Yesterday, we went on a site visit to the Bamburgh Research Project. It is a very interesting archaeological project with two main foci at present. We filmed at Bamburgh Castle and at the Bradford Kaims, a Prehistoric site which already seems to be extremely interesting!
So it would have come as a shock to Darwin to think the movement of the Earth’s continental plates could have been a major driver of evolutionary change in all life.
In our research, published this month in Gondwana Research, we suggest that the regular collision of tectonic plates over the past 700 million years has been a prime driver of evolutionary change on Earth.The essentials for life
We used laser technology housed in the Earth Science laboratories at the University of Tasmania to analyse more than 4,000 pyrite grains from seafloor mudstone samples collected from around the globe.
This enabled us to determine how concentrations of trace elements in the oceans have varied over the 700 million years. Trace elementsincluded copper, zinc, phosphorus, cobalt and selenium, which are necessary for nearly all life – from marine phytoplankton through to humans – to function.
The most surprising finding was that there were certain periods in Earth’s history when nutrient trace elements were highly enriched in the oceans, and other periods when levels of these critical trace elements were very low.
The nutrient-rich periods promoted rapid plankton growth in the short term, and this appears to correlate with periods of increased evolutionary change. An example of this is the rapid rise in trace elements preceding the Ediacaran (635 to 542 million years ago) and Cambrian (541 to 485 mya) periods, a time when multicellular animal life took off in a big way.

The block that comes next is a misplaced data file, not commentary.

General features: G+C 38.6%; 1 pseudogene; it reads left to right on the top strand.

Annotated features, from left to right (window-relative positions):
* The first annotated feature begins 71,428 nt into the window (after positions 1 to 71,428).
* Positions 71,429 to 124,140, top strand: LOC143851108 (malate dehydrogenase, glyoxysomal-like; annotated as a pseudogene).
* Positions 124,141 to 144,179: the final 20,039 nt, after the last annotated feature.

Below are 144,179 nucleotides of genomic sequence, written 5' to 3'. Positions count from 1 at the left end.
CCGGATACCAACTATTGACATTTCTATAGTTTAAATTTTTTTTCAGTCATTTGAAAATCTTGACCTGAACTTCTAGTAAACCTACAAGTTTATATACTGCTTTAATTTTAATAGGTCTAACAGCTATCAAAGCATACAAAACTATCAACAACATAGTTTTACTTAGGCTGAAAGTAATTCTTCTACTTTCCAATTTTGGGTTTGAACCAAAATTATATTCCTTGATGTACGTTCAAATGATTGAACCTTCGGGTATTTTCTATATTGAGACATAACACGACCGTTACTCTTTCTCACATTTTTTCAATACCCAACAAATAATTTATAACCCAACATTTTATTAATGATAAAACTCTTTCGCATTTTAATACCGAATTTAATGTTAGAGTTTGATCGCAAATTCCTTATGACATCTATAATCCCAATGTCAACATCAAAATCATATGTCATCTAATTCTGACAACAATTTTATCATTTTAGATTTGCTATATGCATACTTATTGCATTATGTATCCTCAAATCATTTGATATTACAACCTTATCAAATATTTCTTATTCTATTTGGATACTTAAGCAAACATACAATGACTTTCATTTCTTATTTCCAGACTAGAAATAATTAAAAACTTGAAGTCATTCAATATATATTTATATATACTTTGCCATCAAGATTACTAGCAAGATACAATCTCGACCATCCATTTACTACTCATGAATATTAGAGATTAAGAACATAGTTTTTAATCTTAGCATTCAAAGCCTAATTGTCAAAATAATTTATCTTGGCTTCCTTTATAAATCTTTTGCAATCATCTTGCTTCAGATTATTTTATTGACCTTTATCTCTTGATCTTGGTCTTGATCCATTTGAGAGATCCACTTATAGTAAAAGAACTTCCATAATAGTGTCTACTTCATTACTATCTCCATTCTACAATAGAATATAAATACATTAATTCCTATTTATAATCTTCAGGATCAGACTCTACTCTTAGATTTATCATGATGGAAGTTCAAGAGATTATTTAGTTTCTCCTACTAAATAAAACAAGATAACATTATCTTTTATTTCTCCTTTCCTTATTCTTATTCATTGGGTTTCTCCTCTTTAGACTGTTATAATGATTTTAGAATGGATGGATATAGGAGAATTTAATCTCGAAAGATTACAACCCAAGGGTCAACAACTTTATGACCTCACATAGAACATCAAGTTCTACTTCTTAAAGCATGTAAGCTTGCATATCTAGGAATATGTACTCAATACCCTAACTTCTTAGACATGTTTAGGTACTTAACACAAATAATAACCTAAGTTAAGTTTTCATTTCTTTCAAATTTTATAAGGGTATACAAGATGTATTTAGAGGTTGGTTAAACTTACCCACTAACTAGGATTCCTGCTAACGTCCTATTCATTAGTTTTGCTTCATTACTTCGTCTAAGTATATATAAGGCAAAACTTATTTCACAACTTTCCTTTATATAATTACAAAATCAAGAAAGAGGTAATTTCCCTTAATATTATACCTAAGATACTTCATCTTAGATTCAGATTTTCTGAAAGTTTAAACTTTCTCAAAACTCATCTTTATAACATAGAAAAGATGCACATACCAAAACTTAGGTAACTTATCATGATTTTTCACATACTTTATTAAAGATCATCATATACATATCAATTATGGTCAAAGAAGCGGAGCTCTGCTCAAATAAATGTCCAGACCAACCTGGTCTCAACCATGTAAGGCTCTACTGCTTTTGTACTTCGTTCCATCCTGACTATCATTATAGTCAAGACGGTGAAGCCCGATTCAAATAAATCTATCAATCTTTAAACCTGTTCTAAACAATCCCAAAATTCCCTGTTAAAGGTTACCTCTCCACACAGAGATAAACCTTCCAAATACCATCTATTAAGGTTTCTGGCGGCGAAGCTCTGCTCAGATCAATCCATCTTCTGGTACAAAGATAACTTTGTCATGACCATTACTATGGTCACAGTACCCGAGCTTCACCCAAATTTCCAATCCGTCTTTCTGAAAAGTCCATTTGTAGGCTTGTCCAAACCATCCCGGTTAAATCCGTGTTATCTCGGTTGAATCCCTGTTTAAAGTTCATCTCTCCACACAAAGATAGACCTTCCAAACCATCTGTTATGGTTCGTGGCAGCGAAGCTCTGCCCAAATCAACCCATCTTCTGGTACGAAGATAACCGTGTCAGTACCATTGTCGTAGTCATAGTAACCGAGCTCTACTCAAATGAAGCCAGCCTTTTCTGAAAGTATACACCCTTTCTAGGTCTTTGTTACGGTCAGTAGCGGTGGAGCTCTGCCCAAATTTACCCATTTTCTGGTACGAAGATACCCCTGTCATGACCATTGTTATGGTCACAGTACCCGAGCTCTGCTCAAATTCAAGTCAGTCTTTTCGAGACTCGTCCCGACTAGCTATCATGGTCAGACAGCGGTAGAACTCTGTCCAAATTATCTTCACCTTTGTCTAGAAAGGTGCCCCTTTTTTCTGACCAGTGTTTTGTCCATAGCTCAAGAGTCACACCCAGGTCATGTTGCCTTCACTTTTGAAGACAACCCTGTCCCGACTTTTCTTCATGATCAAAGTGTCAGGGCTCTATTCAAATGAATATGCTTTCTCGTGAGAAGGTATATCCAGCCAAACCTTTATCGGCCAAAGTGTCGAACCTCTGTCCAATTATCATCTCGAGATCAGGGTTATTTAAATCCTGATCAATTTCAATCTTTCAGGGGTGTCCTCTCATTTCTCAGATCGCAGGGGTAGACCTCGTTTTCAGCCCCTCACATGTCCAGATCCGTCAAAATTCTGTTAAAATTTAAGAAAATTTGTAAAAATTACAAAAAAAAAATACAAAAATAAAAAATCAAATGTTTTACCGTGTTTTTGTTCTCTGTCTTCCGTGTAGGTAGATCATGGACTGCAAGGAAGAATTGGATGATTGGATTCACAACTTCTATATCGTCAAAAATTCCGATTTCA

The Cambrian explosion, around 540 million years ago, is when most major groups of living animals appeared. This corresponds to a time when essential trace elements were peaking in the oceans, thus nutrient levels were very high.
The nutrient-poor periods caused depletion of plankton and promoted a slow-down in rates of diversification and ultimately could have played a role in three major mass extinction events. These occurred at the end of the Ordovician, Devonian and Triassic periods.
Although several possible explanations are given for these extinctions events, depletion in oceanic trace elements might be another plausible factor. Work is currently underway demonstrating that these events are tied to rapid declines in certain essential trace elements, particularly selenium.Plate tectonics and nutrient cycles
Nutrients in the oceans ultimately come from weathering and erosion of rocks on the continents. Weathering breaks down the minerals in the rocks and releases the nutrient trace elements, which nourish life. Thus when weathering and erosion rates increase for extended periods, more nutrients are supplied to the oceans.
In the long term of geological history, erosion rates rise dramatically during mountain building events caused by the gradual collision of tectonic plates.